Seeking exemptions from Resale Price Maintenance rules

Kenya’s RPM regime of exemptions to floor price-fixing regulations

The Kenya Ships Contractors Association (KSCA) recently became the latest in a long line of industry associations that have approached the Competition Authority of Kenya (CAK) for an exemption to set minimum prices.  Other recent applicants include the Law Society of Kenya (LSK); the Institute of Certified Public Accountants of Kenya (ICPAK), the Institute of Certified Public Secretaries of Kenya (ICPSK) and the Institute of Surveyors of Kenya.

kenyaSection 21 of the Kenyan Competition Act 12 of 2010 (the Act) prohibits firms or associations from entering into any agreement that “involves a practice of minimum resale price maintenance” (‘RPM’).

Under sections 25 and 26 (read jointly), however, firms or associations may apply to the CAK to be exempted from this prohibition by way of an application to the CAK in the prescribed form, especially in instances where they believe there are exceptional and compelling reasons (of public policy) justifying setting such resale price floors.

In evaluating requests for exemption, the CAK will consider whether the granting of an exemption will promote exports, bolster declining industries or, more generally, the potential benefits outweigh the cost of a less competitive environment due to the RPM conduct.

Kenyan competition lawyer Ruth Mosoti, with Primerio Ltd., notes that, “although each exemption will be considered on its own merits, the CAK’s recent decisions in applications of a similar nature seem to have created a precedent unfavourable to the KSCA’s request being approved.” In this regard, the CAK in the ICPAK application rejected the application and stated that the “[i]ntroduction of fee guidelines will decrease competition, increase costs, reduce innovation and efficiencies and limit choices to customers and is in fact likely to raise the cost of accountancy services beyond the reach of some consumers”.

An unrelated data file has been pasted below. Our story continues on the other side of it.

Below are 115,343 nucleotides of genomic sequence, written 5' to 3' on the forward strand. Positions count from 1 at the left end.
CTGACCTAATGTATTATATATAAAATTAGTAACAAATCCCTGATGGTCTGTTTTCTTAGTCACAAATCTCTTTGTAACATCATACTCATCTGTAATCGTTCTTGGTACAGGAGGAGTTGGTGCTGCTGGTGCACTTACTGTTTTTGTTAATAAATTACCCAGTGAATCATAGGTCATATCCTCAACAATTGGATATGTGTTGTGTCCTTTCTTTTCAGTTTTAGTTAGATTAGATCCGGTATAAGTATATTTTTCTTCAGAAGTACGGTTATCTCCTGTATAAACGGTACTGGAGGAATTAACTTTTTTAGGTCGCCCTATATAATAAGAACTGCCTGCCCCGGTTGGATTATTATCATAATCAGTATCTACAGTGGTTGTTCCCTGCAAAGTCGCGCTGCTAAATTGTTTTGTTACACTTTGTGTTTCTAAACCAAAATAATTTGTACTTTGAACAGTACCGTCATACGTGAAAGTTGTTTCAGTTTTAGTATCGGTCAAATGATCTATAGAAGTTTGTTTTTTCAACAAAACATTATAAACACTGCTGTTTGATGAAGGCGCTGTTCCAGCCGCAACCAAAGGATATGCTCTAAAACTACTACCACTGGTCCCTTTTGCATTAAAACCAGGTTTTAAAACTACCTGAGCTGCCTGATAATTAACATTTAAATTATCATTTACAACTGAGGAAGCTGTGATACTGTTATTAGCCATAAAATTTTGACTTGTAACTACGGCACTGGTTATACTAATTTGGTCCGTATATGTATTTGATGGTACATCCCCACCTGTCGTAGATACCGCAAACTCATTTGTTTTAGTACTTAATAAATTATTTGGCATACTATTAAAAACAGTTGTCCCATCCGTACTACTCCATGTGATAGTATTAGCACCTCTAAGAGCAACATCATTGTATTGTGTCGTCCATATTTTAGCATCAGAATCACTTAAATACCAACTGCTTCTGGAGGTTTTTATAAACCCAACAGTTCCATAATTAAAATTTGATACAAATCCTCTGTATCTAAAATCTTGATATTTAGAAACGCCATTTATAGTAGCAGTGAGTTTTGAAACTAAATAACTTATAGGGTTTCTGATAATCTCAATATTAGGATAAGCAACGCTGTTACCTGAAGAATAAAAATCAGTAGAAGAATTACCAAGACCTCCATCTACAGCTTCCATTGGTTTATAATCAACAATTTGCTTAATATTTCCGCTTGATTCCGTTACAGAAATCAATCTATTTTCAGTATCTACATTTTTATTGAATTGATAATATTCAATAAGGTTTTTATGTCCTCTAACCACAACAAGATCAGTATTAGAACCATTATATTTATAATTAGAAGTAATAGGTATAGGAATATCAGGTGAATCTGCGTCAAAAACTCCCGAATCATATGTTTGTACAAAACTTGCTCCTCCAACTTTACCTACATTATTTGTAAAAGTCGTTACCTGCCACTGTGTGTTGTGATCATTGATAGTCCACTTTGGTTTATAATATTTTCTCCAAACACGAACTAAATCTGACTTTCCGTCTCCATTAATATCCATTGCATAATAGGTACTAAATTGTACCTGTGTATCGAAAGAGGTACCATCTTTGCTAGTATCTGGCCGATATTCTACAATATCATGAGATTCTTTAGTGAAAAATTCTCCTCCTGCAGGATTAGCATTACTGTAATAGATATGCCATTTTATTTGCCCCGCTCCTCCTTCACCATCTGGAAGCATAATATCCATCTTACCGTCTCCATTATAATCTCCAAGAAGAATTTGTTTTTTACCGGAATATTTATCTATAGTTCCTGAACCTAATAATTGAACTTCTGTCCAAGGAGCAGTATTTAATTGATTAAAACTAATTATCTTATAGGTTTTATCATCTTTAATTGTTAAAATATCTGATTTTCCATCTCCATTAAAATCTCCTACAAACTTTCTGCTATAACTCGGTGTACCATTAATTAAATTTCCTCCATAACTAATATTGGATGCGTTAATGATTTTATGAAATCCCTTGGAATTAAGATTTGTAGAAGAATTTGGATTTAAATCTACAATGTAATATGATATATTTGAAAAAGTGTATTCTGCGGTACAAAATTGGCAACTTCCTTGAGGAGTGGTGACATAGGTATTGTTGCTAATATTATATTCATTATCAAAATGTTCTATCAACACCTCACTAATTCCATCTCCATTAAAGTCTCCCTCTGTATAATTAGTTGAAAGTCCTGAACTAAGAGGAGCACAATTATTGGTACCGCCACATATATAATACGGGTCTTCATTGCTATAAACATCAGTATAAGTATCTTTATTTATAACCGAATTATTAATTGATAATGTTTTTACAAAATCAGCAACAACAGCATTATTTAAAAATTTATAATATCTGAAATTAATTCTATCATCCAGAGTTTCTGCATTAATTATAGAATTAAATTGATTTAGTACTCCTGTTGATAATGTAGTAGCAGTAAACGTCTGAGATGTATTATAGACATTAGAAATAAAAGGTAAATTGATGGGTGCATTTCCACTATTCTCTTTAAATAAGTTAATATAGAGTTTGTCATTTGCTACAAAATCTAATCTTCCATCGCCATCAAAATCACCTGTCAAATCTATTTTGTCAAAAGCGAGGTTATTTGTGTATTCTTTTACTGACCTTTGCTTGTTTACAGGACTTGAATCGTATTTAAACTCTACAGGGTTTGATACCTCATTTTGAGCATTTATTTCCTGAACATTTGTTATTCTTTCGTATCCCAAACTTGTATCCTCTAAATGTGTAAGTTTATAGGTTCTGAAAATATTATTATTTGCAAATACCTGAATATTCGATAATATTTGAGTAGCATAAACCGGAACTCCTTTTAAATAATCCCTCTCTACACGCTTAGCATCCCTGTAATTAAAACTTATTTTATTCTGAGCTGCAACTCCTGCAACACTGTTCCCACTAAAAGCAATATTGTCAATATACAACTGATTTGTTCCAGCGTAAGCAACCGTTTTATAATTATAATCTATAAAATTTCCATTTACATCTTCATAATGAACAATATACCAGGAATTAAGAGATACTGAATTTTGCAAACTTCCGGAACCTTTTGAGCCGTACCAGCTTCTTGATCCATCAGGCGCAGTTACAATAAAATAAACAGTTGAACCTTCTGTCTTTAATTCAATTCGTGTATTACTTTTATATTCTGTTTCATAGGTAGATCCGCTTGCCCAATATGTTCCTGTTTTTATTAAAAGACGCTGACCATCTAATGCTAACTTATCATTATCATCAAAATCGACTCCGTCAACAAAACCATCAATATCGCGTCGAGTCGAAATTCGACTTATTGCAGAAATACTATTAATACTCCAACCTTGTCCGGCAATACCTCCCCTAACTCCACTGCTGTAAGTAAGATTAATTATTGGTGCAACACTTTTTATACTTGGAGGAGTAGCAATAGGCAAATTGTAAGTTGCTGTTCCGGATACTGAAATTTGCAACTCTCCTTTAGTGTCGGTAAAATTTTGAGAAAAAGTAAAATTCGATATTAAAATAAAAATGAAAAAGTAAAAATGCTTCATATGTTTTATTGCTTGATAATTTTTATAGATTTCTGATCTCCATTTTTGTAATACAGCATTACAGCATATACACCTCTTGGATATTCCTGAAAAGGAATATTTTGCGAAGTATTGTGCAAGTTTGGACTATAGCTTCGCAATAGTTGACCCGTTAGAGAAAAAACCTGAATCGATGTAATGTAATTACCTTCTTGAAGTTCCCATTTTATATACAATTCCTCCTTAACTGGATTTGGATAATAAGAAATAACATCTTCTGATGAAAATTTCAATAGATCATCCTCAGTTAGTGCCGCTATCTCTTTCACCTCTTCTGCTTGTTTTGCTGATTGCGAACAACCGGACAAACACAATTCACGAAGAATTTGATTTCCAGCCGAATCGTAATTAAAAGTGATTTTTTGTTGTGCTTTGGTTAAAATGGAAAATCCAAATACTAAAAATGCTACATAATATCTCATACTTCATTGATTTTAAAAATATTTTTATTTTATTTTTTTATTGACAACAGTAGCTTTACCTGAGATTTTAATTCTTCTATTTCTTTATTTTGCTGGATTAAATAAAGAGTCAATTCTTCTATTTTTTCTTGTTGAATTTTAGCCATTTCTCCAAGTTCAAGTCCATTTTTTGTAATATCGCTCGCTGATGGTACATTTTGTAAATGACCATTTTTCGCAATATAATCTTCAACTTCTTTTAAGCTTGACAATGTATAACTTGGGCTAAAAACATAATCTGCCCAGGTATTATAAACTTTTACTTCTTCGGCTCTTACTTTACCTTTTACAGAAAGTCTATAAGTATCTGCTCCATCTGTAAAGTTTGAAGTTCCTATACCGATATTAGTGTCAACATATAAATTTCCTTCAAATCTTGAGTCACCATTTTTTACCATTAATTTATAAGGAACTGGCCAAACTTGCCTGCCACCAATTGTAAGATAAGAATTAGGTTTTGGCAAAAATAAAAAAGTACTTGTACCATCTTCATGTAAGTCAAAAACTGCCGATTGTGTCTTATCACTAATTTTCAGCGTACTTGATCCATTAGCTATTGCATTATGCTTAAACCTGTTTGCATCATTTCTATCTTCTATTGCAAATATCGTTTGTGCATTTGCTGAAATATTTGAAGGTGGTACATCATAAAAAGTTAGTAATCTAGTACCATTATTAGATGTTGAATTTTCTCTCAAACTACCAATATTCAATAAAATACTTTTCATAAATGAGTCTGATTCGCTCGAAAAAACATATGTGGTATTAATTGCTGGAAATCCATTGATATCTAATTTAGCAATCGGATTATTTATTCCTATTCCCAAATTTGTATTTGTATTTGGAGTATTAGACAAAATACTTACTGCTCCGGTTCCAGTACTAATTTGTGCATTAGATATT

The CAK’s Director General, Mr. Wang’ombe Kariuki has now issued a notice requesting input from the public regarding the application.


Billing the Billboard Bosses: Advertising trade association fixes prices, members pay fines

The Kenyan antitrust authority, CAK, recently closed its investigation into a classic price-fixing cartel involving the Outdoor Advertisers Association, resulting in a fine of Sh11.64 million (approx. $120,000) imposed on domestic advertising firms for fixing minimum prices of billboard space, reports the Kenya Gazette.  The affected companies include Magnate Ventures Limited (Sh5 million), A1 Outdoor Limited (Sh114,000), Live Ad Limited (Sh2.5 million) and Adsite Limited (Sh2.39 million), while four others had already settled with CAK previously (Consumer Link (Sh1.2 million), Look Media (Sh136,000), Firm Bridge Limited (Sh246,400) and Spellman Walkers Limited (Sh45,180)).  The remaining four trade association members will be fined forthwith.

kenyaNotes Andreas Stargard, a competition practitioner with Primerio Ltd., “[i]n this case — which really represents a classic minimum-price fixing arrangement among trade association members — the billboard owners agreed during a period of less than one year to set a minimum monthly price of Sh160,000 in large Kenyan markets, such as Nairobi.  Interestingly, they price-discriminated geographically within their cartel arrangement and fixed the corresponding fees in smaller markets at a slightly lower amount.”

The head of the CAK, Director-GeneralWang’ombe Kariuki, lamented that a trade group was being used to manipulate an otherwise competitive process of market forces yielding market prices, which he believed are approximately 20 to 25% lower than the fixed rates, based on post-investigation pricing.  Says Stargard:
“It is interesting to see that the CAK has  already followed up on this matter and has noticed an arguably direct empirical result, yielding a beneficial effect of a not insignificant price reduction in advertising costs in Nairobi.”